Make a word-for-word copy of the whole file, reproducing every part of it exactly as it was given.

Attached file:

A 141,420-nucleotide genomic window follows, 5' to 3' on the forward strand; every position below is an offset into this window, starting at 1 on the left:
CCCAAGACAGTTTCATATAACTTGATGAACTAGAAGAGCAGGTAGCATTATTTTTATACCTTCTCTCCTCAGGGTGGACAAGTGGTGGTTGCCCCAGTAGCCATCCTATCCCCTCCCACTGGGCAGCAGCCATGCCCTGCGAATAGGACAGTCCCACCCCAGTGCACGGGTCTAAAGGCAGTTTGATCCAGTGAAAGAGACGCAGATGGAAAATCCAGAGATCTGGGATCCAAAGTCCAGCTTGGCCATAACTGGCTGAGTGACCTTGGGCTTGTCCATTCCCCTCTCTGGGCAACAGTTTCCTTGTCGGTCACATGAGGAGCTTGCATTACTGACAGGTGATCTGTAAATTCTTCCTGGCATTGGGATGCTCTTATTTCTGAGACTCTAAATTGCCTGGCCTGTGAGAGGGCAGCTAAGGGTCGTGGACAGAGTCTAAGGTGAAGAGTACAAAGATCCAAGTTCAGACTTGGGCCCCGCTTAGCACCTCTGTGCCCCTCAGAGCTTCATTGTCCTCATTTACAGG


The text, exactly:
A 141,420-nucleotide genomic window follows, 5' to 3' on the forward strand; every position below is an offset into this window, starting at 1 on the left:
CCCAAGACAGTTTCATATAACTTGATGAACTAGAAGAGCAGGTAGCATTATTTTTATACCTTCTCTCCTCAGGGTGGACAAGTGGTGGTTGCCCCAGTAGCCATCCTATCCCCTCCCACTGGGCAGCAGCCATGCCCTGCGAATAGGACAGTCCCACCCCAGTGCACGGGTCTAAAGGCAGTTTGATCCAGTGAAAGAGACGCAGATGGAAAATCCAGAGATCTGGGATCCAAAGTCCAGCTTGGCCATAACTGGCTGAGTGACCTTGGGCTTGTCCATTCCCCTCTCTGGGCAACAGTTTCCTTGTCGGTCACATGAGGAGCTTGCATTACTGACAGGTGATCTGTAAATTCTTCCTGGCATTGGGATGCTCTTATTTCTGAGACTCTAAATTGCCTGGCCTGTGAGAGGGCAGCTAAGGGTCGTGGACAGAGTCTAAGGTGAAGAGTACAAAGATCCAAGTTCAGACTTGGGCCCCGCTTAGCACCTCTGTGCCCCTCAGAGCTTCATTGTCCTCATTTACAGG